Celltrion has again submitted a biologics license application (BLA) for its biosimilar version of Roche and Biogen’s Rituxan (rituximab) to the US Food and Drug Administration (FDA).
The Korean firm’s candidate – CT-P10 (rituximab) – received EU regulatory approval in February last year to treat patients with some autoimmune diseases and cancers.
Celltrion also has announced plans to resubmit its biosimilar version of Roche’s Herceptin (trastuzamab) to the FDA in June. CT-P6 (trastuzumab) – approved in the EU in March – is a monoclonal antibody (mAb) biosimilar candidate designed to treat HER2-positive breast and gastric cancers.
The Agency vetoed the monoclonal antibody candidates in complete response letters (CRLs) related to an FDA warning letter regarding Celltrion’s manufacturing facility in Incheon, South Korea.
In a statement released earlier today, Celltrion said it had “made progress addressing the concerns” raised in the FDA’s warning letter and is “confident” that both biosimilar candidates will become alternative oncology treatment options in the US.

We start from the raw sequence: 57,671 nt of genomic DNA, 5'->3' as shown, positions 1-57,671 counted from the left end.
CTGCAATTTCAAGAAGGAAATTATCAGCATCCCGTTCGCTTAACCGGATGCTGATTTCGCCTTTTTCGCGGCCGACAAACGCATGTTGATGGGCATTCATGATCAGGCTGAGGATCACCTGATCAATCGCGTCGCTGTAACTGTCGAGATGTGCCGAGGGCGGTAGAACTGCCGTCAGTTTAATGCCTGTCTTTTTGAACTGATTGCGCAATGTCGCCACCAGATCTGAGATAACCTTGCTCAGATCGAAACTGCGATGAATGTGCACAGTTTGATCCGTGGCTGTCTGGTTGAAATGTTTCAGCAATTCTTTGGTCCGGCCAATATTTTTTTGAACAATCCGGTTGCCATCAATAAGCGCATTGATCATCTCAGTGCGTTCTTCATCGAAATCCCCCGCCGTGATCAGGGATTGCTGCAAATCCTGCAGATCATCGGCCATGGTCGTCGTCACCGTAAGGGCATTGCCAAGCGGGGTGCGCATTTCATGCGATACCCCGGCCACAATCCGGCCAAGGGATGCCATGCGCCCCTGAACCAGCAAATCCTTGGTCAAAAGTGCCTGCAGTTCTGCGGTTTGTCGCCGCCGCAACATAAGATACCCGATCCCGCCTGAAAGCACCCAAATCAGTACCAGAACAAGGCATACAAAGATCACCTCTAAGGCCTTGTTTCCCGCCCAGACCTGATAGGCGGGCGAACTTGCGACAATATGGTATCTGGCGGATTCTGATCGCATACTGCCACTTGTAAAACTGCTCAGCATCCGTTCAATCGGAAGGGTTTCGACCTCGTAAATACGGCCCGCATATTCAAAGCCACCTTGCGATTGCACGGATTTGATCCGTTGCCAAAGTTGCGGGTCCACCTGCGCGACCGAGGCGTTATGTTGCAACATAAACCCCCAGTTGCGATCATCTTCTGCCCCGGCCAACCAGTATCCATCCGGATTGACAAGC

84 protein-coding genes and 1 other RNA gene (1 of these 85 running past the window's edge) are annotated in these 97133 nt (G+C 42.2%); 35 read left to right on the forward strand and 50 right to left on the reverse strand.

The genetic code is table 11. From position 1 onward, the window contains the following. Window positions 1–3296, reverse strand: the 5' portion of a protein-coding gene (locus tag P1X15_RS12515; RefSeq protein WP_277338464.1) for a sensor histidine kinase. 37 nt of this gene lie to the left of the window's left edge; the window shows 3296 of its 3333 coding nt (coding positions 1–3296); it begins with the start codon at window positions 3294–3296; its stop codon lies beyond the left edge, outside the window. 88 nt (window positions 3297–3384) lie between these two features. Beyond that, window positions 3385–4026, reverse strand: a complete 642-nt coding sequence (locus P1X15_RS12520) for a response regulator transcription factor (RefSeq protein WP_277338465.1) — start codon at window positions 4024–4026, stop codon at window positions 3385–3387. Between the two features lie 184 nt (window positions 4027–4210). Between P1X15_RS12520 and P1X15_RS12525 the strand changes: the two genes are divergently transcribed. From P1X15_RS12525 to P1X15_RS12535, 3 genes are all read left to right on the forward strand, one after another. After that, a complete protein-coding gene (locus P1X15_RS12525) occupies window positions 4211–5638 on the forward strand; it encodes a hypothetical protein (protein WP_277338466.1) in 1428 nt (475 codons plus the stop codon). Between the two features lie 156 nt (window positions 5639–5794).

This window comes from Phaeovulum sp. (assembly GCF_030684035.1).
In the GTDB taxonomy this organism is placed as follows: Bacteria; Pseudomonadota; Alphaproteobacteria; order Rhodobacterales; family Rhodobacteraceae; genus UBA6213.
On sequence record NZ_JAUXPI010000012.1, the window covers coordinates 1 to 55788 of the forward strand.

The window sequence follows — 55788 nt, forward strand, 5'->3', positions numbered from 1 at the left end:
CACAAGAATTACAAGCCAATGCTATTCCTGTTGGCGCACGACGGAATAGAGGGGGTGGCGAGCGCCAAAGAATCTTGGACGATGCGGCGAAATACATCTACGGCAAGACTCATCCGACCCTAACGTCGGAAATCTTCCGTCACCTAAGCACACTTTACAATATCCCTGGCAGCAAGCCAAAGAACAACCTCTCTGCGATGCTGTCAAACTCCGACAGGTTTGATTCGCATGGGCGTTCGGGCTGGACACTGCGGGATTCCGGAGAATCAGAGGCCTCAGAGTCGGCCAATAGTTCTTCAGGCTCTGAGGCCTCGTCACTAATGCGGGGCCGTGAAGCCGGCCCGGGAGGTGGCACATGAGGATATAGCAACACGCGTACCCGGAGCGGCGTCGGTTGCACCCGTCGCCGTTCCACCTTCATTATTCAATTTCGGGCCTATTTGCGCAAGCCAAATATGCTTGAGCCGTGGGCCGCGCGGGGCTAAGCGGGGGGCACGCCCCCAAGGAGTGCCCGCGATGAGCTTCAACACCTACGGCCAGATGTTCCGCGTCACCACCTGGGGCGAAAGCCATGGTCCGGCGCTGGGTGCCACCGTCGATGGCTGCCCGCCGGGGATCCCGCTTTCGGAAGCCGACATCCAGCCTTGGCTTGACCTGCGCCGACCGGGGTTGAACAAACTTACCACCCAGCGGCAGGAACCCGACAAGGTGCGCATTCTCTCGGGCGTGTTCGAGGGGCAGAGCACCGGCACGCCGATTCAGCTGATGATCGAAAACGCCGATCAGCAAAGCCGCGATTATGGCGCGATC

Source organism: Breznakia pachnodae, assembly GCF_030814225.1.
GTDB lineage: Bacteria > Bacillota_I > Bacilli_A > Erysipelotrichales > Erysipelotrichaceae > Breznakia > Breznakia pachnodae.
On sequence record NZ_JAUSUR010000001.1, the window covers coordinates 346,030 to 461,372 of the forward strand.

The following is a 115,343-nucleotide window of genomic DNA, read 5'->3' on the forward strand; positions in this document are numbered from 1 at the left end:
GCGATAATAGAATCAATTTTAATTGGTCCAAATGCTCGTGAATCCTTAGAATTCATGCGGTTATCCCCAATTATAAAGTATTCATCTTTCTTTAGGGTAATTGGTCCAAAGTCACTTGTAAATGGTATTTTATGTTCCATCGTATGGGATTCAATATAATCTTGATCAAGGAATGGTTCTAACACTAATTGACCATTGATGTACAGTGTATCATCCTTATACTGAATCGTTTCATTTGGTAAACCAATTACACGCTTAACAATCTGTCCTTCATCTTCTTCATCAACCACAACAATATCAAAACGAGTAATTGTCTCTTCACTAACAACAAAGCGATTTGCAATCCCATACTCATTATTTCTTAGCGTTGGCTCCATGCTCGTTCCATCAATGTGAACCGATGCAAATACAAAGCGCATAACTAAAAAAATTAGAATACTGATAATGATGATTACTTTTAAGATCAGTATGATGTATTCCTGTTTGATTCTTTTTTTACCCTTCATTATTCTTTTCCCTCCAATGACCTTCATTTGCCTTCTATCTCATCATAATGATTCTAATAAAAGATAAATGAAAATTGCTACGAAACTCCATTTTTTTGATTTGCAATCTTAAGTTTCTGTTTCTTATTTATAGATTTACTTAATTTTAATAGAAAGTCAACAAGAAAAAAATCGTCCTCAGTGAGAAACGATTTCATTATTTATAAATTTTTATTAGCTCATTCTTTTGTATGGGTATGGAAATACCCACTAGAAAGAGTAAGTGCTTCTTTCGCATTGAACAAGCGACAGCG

The firm expects both biosimilar candidates to receive US approval this year. According to the terms of a 2016 deal with Teva Pharmaceutical Industries, the Israeli drugmaker has the right to commercialise both biosimilars – pending approval – in North America.
Pfizer’s proposed biosimilar version of Herceptin – PF-05280014 – was also rejected by the FDA this year. Earlier this month, the Agency issued a CRL in response to Pfizer’s BLA, which the big pharma company said did not relate to safety or clinical data concerns.